You know Christmas is near when the trains start running at the Botanic Garden. The extravaganza started Thanksgiving Day and runs through January. The theme this year has to do with fairies and fairyland. We went in the separate train entrance and waited just a bit. The path to the trains takes you through the main display of tiny replicas of DC buildings and monuments made out of plant material. They are surrounded by festive plants and flowers all nestled in next to the gurgling stream. I'm not sure who is enamored more by the trains. There's something in it for everyone. Don't forget to peek through the knotty framed windows in the tree trunks. I don't think the elves and fairies will mind. The trains are even more whimsical this year. No one would leave feeling grouchy of grinchy. This is one reason we like living so close to these seasonal treats. The number, types, colors, and languages of the folks who visit here are on display too. And we love every bit of it.
The city is congested with visitors and on the way home from lunch near the Cathedral in NW, we took a ride through Georgetown. On the corner of Wisconsin and M Street the carolers were doing what they do wearing half of the traditional outfits suited for the time period. Maybe they were just practicing for the real thing. On the waterfront, along the area that was flooded last year, things have resumed back to their normal activity. Turning on to Rock Creek Parkway heading towards Independence Avenue along the River, walkers, runners, and bicyclists were out in full swing. Some were visiting, some were sight seeing, some were exercising to stave off the increased calories consumed yesterday and in the weeks to come. The tour buses were packed. It will be the last really nice day for awhile, and everyone probably knew it. Hard to believe it is also a work day. I always took the day off after Thanksgiving in Milwaukee too. I used to put up all the Christmas decorations then. But we had a lot more to do there, both inside and out. I feel less compelled to get it done as quickly here. Maybe I'm just getting older.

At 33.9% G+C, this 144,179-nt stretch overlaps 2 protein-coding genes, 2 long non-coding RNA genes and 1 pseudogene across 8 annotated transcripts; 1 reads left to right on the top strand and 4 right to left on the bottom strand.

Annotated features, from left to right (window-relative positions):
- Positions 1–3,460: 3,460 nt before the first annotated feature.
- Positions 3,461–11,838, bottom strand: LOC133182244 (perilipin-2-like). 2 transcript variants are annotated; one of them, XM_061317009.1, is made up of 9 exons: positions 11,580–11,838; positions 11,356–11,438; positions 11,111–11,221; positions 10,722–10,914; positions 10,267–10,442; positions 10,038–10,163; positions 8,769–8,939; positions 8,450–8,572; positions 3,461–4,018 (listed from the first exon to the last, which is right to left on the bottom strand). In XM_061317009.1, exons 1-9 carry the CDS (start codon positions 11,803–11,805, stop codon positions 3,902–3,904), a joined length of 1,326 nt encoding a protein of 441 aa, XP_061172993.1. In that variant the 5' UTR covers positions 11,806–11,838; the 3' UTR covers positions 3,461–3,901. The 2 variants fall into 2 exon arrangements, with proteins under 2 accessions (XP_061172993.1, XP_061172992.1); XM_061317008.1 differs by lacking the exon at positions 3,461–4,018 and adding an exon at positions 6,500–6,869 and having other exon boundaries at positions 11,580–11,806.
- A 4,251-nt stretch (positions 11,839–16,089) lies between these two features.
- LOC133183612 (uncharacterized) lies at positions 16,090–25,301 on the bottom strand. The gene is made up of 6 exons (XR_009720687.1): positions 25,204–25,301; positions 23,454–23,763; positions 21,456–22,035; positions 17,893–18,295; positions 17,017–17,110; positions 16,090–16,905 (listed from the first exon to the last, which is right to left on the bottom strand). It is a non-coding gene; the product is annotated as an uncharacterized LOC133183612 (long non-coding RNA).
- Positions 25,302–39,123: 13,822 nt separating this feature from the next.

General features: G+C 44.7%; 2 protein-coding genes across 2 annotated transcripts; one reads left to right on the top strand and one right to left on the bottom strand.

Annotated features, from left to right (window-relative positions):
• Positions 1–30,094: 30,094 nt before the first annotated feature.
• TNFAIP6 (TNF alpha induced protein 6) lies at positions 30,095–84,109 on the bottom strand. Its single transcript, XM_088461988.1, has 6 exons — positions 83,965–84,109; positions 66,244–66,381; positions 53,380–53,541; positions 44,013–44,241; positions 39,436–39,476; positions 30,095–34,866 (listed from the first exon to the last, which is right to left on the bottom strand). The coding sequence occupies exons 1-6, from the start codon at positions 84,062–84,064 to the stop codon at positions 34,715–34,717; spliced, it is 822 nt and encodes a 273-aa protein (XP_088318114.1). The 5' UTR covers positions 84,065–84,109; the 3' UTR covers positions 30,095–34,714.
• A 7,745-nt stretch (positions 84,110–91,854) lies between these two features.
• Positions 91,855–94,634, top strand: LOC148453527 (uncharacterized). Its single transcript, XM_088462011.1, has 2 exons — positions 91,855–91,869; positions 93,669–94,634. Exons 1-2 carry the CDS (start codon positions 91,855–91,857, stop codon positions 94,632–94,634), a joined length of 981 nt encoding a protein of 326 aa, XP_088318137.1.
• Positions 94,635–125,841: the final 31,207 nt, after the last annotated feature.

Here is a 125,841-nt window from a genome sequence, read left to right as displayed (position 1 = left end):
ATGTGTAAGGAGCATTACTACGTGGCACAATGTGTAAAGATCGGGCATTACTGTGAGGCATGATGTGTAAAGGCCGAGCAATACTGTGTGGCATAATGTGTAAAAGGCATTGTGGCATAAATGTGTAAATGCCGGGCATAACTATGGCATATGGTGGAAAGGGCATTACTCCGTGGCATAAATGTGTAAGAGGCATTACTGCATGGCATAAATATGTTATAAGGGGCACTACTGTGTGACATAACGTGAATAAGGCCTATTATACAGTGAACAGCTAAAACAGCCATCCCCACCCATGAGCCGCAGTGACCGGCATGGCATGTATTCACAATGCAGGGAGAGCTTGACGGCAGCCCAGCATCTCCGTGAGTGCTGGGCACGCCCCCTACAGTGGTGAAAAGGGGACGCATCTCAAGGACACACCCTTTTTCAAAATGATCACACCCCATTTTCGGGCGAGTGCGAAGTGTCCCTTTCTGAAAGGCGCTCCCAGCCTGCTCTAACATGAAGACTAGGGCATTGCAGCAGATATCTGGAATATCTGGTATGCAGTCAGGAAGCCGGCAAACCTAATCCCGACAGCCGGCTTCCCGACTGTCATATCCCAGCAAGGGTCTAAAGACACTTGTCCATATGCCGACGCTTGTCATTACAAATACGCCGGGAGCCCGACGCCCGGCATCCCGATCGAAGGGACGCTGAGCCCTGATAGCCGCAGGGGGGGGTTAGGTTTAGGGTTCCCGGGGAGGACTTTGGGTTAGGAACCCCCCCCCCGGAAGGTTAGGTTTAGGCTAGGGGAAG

Before dinner later this afternoon, we thought it would be a great idea to take advantage of the beautiful fall weather and walk around the neighborhood. It was eerily quiet until we reached the Capitol South metro stop where we ran in to a young couple on their way somewhere to do some cookin'. On the East side of the Capitol a few folks were wandering about. But on the West side there was more activity, as usual. The Capitol grounds are being prepared for inauguration and are fenced off. Signs to watch out for small children and pets are scattered around to remind the construction workers to keep a heads up. The Mall lawn has been restored from a very long underground water construction project. The Christmas fairyland trains at the Botanic Garden are now open through January. And the tourists abound regardless of the season. It always looks like such a happy place. And it should be, especially today. Happy Thanksgiving!
Because I am not a cook, and my husband is not a turkey eater, Thanksgiving can be tricky. Jennie-O oven ready turkeys have been the answer for my dilemma over the last several years. But that was not to be this year. Safeway is the only place that carried Jennie-O's, and neither store had them this year. I even contacted the main website for help. The Jennie-O site used to have order options, but no longer. What was I going to to? Last Thursday I looked on line for some easy options and found Omaha Steaks. There it was- the perfect turkey dinner for two, or maybe three, with all the stuff I liked. I called before I ordered to see if it would actually get here in time. It sounded like a favorable possibility... and it arrived this afternoon at 3 PM by UPS. Somehow, it doesn't look the same as the picture on the web site - being in boxes that go straight to the freezer until time to cook- except for the turkey breast that is thawing in the refrigerator. But I don't care as long as we have what appears to be a Thanksgiving feast. In Milwaukee, my husband and I had a favorite restaurant we used to go to. Being just the two of us, it worked well. For whatever reason, we are two again this year. We don't have a favorite restaurant here, so we'll give this a whirl. Who knows? Maybe this becomes the new tradition.